Redux – with React.js


Redux is described as a state-management tool that can be used with any client-side JavaScript library or framework , for example JQuery or Angular.js. The github page says “Redux is a predictable state container for JavaScript apps”. But it is mostly used with React.js. ((Its creator calls it a “generic” library for connecting react components to redux store “). The UI in React is composed of components .React "flows" data through these components.

More specifically, this is called "unidirectional data flow" — data flows in one direction from parent to child. In the earlier article on React.js, we saw how props and state are used to pass this data from parent to children components. The theory behind React appears to be the MVC paradigm that is good for server-side is not necessarily the best technology for the Client-side and composing the View layer from re-usable components can better serve the purpose. But the users, instead of sticking merely to React- components, preferred to use some other MVC framework like Backbone or Angular to manage data with React. In other words React was considered as a mere “V” in MVC, and for M and C other MVC frameworks were used. The two-way data-binding in these frameworks was against the grain of React. So Facebook brought out Flux paradigm within a year of the release of React.js. The opinion of senior React developers is that “Generally, React must be paired with Redux in order to make a functional single-page-app, the right way (or other similar solutions like MobX or CerebralJS)”.Redux has become the  most-used Flux implementation.

The general concept of using store(s) to coordinate application state is a pattern known as the Flux pattern. It's a design pattern that compliments unidirectional data flow architectures like React. . Flux is a pattern, not a tool; many libraries came out implementing this pattern from third parties. Redux is a tool which was inspired by the Flux pattern and Elm. Redux has gained a lot of momentum and Facebook has also employed Dan Abramov, the creator of Redux. Facebook has also released Relay, a more elaborate tool for state management with a lot of optimizations;  both Redux and Relay have their respective areas of use in a React app. For interested readers the talk, by Jared Forsyth “ Redux, Reframe, Relay, Ohm Next, oh my!” available on You Tube, which  compares the various state management tools available for React.js, is suggested.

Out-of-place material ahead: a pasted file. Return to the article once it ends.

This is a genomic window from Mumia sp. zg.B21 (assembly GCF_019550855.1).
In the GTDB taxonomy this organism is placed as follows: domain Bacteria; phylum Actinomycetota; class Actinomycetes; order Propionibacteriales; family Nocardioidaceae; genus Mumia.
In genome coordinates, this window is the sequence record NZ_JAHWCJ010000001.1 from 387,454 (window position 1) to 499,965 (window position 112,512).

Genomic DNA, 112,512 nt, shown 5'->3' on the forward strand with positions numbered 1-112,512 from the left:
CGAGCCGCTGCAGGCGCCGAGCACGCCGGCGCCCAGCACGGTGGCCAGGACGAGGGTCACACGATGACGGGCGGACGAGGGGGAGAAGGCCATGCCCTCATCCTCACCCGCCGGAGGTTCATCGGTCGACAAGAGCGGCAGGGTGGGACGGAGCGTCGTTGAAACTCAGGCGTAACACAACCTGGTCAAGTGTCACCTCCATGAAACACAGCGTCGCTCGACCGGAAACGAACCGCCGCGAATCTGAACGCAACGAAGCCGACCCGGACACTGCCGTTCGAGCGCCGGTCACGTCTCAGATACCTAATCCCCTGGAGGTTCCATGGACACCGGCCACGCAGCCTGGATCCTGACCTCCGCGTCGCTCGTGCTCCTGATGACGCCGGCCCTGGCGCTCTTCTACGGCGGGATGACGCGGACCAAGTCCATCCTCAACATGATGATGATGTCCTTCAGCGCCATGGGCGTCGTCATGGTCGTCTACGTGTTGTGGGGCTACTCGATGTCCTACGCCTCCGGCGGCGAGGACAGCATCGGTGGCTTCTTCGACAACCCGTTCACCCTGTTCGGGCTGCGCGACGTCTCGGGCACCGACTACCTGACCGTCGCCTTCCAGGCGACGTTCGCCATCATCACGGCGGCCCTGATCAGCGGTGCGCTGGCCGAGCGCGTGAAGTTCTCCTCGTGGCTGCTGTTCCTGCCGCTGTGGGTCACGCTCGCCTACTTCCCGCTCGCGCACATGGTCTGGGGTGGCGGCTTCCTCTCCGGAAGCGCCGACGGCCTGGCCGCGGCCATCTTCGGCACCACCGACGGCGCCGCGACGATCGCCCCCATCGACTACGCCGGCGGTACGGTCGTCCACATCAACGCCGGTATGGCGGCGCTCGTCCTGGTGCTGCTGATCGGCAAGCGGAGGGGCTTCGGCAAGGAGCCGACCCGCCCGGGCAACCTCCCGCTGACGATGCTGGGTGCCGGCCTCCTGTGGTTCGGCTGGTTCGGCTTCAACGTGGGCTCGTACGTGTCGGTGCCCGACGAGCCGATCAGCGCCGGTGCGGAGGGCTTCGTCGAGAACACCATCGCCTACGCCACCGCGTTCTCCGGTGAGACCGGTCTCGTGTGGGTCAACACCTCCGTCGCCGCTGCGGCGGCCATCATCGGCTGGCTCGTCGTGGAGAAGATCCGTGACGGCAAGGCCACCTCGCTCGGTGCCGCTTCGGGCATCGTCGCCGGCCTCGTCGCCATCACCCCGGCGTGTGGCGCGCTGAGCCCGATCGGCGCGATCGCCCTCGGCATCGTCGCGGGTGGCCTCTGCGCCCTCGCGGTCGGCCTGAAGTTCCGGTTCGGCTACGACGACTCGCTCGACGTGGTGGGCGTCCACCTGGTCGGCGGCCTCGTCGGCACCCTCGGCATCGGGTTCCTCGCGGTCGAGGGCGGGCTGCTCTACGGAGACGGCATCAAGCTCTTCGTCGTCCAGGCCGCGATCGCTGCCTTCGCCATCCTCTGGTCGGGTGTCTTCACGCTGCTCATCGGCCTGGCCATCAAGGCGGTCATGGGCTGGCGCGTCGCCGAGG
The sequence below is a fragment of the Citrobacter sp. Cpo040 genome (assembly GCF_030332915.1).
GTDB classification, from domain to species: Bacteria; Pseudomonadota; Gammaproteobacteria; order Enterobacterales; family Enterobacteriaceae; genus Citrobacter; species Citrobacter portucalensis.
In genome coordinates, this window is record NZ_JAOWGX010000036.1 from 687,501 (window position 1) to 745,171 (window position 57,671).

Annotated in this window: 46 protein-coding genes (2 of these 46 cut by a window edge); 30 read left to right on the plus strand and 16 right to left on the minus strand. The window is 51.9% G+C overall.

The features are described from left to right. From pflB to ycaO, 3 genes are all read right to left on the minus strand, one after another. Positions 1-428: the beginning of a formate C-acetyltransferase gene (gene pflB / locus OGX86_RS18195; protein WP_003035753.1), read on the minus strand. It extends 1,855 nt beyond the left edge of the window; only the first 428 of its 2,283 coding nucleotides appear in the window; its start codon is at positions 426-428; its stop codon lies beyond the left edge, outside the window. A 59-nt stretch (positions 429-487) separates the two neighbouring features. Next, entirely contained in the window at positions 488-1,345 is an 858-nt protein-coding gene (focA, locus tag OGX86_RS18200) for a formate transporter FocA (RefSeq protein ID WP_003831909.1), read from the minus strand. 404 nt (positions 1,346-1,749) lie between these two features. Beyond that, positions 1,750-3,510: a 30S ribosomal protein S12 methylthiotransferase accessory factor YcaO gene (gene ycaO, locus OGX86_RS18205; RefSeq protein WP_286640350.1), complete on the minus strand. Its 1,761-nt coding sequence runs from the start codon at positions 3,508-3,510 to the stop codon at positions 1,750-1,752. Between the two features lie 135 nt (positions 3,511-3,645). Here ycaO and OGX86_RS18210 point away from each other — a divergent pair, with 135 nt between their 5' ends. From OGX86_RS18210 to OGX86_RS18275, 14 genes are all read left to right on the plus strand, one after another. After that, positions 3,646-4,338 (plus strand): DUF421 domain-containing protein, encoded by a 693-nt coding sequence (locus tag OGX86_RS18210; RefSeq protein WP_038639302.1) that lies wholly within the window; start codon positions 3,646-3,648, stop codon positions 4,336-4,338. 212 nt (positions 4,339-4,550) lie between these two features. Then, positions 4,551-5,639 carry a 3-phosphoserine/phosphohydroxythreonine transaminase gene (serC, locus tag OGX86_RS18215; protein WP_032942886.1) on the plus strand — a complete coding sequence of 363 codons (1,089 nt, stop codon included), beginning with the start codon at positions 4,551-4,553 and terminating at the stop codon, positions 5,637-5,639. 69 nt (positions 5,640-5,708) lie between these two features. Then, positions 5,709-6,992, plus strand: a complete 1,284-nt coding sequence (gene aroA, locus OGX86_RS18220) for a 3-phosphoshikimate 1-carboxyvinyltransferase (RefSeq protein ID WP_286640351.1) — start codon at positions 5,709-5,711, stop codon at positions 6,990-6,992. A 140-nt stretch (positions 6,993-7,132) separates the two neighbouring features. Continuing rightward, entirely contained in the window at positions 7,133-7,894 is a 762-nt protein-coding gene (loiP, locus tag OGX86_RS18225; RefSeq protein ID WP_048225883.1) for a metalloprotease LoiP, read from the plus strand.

Redux: It stores all our application state in one place, called a "store". It also provides methods to connect this redux store to React components. Components can "dispatch" actions to update the state in the store. The components that need to be aware of these state changes can "subscribe" to the store. In other words, with Redux involved, there is no direct communication between components, but rather all state changes must go through the single source of truth, the store.

The dataflow in Redux is given below.


  1. Store-is the central concept in this pattern .There can be only one store and it contains all Application data. The data can be updated only by passing an action to the dispatch() method in the store class. The  getState() enables a component to get the data/state from the store , and the component can use subscribe () to attach listeners for automatic updates for state changes.
  2. Actions – Action is a JavaScript object and it should have “type” attribute,  apart from any other property you want. They carry payloads of information to the store. When the store receives an action through dispatch(), the store sends the action along with the current state to the reducer passed to it, when the store was created.